Freak Storms and New Year's Cookies: What I'm Learning about Engaging My Neighbors

My family moved to a new neighborhood last year, and we wanted to be intentional about building relationships with our neighbors.

But this doesn't come naturally for us. For one thing, my wife and I are both introverts. Also, having a young baby (and another on the way) makes it easier to be "internally focused" than externally focused. And this new house - our first - brought plenty of projects that could keep us focused inside our doors.

But we made up our minds: We were going to connect with our neighbors. And even though we're early in the process (and we still need to grow in this area), I thought I'd share a few things we've learned so far.

So whether you still need to meet your neighbors or are thinking about going deeper by sharing a meal, sharing your service, or sharing the gospel, I hope these principles encourage you.

1. Don't wait until you feel like it.

The first step was deciding that we were going to get to know our neighbors. We even set a deadline: Christmas.

But unplanned opportunities started popping up right away. Flowers got misdelivered to our house... so we spent thirty minutes tracking down the rightful owners (across the street). A surprise thunderstorm hit a neighbor's garage sale... so I got to sprint to his house and help him stow his stuff. Another neighbor casually mentioned that his wife had moved out, and I had to decide if I'd "meddle" by asking him about it. And of course, we've run into our neighbors many times as they work or play outside (but rarely when it's completely convenient to have a conversation!).

The point is, my wife and I haven't always felt like connecting with neighbors in those moments (just like Prov. 3:27-28 describes).

Some Christians consider it "hypocritical" or "inauthentic" to be hospitable or generous or outgoing when they "don't feel like it." But that's simply not true - we're following our deepest desires at the expense of our fleeting or less-important ones. In this case, having conversations or reaching out reflects our true desire to build relationships with our neighbors - nothing inauthentic about that!

2. Geography matters, but opportunity matters more.

My wife and I began our efforts by focusing on our block. And that makes logical and even spiritual sense: God has placed us here (instead of anywhere else), and we're more likely to have future opportunities nearby.

But I'm learning that the opportunities God brings are more important than any man-made divisions (drawn 60+ years ago when our neighborhood streets were established). We've providentially encountered the gay couple next door many times - but the family on the other side has kept to themselves, and the nearby coach's family and boyfriend/girlfriend household are moving away soon. We've gotten to know a couple of Watermark families - one on our block, but another a few streets over. And at National Night Out in the fall, we attended the neighborhood party - even though that meant meeting people well beyond our block (and our comfort zones).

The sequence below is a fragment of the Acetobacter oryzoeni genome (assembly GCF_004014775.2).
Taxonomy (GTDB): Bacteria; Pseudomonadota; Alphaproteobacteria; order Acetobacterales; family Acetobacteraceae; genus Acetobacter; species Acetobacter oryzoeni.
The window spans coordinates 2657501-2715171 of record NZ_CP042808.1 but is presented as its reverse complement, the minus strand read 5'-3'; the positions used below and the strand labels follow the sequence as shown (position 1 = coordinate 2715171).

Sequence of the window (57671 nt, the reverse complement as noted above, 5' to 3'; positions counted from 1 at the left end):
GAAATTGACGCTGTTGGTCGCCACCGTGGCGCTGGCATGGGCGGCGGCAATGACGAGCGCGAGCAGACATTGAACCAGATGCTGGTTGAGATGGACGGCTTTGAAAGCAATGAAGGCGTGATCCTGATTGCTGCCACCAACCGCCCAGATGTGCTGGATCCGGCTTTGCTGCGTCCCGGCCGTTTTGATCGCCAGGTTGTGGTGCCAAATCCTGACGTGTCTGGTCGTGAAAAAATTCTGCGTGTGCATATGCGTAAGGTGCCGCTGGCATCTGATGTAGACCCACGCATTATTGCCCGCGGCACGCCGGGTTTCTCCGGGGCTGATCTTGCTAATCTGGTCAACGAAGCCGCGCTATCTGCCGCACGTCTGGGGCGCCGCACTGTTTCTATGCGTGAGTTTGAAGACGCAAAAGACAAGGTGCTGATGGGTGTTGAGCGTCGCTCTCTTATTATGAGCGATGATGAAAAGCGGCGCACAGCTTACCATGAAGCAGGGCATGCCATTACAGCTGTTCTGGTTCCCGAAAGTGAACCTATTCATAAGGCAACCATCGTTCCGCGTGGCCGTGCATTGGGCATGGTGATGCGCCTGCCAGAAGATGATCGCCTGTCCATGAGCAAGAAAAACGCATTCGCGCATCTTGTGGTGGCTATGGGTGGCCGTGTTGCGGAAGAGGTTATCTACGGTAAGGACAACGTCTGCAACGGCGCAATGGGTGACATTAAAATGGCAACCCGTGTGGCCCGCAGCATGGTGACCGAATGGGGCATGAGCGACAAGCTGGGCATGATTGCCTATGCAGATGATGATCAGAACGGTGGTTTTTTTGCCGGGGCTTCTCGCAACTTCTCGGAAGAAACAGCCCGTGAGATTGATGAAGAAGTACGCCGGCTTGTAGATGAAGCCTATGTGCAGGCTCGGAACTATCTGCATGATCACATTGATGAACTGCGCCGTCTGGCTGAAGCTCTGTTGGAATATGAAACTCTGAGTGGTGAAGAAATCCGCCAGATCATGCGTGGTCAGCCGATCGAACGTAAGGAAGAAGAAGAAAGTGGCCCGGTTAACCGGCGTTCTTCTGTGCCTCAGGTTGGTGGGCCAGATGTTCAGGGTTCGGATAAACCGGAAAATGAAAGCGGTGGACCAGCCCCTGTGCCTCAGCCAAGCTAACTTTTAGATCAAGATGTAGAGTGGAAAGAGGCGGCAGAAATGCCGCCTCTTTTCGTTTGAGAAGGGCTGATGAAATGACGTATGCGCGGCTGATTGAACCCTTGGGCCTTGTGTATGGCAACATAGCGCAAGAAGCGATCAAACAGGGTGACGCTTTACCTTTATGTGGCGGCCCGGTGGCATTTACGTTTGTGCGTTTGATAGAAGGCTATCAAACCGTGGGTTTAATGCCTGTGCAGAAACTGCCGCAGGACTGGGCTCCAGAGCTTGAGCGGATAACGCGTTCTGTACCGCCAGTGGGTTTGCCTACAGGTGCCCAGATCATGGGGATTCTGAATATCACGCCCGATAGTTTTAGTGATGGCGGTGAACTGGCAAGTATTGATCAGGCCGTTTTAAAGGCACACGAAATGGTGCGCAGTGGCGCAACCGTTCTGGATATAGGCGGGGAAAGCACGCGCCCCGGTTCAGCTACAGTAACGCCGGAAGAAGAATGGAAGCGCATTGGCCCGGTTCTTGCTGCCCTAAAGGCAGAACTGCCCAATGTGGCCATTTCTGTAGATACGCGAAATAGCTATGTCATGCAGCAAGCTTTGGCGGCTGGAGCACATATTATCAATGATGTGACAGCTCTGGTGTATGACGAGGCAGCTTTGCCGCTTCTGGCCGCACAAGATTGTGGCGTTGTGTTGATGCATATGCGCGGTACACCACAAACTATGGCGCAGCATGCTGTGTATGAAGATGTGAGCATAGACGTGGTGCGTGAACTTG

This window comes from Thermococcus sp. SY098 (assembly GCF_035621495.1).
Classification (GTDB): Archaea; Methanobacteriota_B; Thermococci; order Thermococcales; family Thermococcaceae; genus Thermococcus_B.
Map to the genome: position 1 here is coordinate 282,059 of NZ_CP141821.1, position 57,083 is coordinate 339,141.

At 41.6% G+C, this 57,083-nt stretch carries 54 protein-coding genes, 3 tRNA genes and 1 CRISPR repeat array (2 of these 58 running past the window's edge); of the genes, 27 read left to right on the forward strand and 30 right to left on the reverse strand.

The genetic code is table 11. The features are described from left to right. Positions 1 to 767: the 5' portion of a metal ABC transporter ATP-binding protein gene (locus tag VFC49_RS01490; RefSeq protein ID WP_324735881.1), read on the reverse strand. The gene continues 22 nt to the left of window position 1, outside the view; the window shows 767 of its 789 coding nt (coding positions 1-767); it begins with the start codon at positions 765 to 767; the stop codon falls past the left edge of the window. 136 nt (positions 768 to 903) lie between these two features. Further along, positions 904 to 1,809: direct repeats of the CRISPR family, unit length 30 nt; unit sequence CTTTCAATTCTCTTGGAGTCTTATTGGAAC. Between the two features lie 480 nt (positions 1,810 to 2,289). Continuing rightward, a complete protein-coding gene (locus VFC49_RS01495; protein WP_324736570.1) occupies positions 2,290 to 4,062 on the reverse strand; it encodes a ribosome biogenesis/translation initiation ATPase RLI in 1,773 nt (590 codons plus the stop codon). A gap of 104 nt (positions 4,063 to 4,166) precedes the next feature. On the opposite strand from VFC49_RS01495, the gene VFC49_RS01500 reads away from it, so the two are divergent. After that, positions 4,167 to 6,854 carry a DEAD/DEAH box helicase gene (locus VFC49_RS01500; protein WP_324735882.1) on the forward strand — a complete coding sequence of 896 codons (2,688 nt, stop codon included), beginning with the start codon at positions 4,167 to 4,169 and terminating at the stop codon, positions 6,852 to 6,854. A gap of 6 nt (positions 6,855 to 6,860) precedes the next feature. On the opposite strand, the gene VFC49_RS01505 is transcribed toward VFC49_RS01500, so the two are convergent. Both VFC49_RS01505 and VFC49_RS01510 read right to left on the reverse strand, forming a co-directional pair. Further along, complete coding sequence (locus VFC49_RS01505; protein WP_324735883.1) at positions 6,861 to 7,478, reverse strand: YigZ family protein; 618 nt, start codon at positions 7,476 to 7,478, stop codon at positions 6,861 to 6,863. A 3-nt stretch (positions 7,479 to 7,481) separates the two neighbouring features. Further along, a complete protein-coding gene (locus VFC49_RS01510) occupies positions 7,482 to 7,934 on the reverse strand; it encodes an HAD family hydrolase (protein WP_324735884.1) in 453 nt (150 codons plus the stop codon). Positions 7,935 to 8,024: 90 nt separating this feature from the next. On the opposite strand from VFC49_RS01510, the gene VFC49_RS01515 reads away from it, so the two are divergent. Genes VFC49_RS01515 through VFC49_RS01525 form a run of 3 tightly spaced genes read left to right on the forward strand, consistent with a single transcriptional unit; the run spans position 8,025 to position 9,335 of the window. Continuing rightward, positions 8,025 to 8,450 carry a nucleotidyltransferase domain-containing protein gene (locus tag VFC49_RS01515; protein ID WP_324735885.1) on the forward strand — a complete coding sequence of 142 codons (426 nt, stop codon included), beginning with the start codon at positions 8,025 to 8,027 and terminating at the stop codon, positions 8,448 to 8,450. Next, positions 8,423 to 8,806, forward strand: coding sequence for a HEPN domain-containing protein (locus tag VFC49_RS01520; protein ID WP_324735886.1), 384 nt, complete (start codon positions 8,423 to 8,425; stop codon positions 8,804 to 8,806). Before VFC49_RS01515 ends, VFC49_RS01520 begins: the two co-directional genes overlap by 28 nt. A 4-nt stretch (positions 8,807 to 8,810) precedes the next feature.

It would be wrong to focus more on geography than on the opportunities God is bringing (like Paul in I Cor. 16:8-9). And He's bringing opportunities! For instance, one morning I ran into a neighbor for the very first time (as I was leaving for work), so I paused to introduce myself. It was that very afternoon the freak thunderstorm (mentioned above) rolled in. Because my neighbor knew who I was, it wasn't (too) weird for me to run, soaking, into his yard to help rescue his belongings.

Because I'd taken the first opportunity, I was in a position for more opportunity.

3. Decision is more important than precision.

Like I said, we gave ourselves a Christmastime deadline to pursue the rest of our block-mates. So we baked a big batch of cookies and bundled up our baby. We worked door-by-door and achieved many name exchanges and neat conversations!

But several neighbors weren't home that afternoon. So we planned for a second round, but Christmastime got busy... weather didn't cooperate... cookies went stale. Did our plans "make sense" anymore? Would we postpone our efforts (indefinitely)? Or would we push ourselves to accomplish our goal?

We made a new batch and called them New Year's cookies! We met quite a few more neighbors this way (and did leave a few bags on mailboxes, with a hello note). Meeting our neighbors was more important than being "precise" about perfect timing or un-wasted cookies or perfect weather.


Let me be clear: We're not awesome at this, and I'm sure we've missed opportunities we should have taken. But we're learning and growing. So wherever you happen to be in the journey of "engaging missionally" with your neighbors, I hope these three principles will help you push forward!


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Photo Credit: StevenM_61 Flickr via Compfight cc

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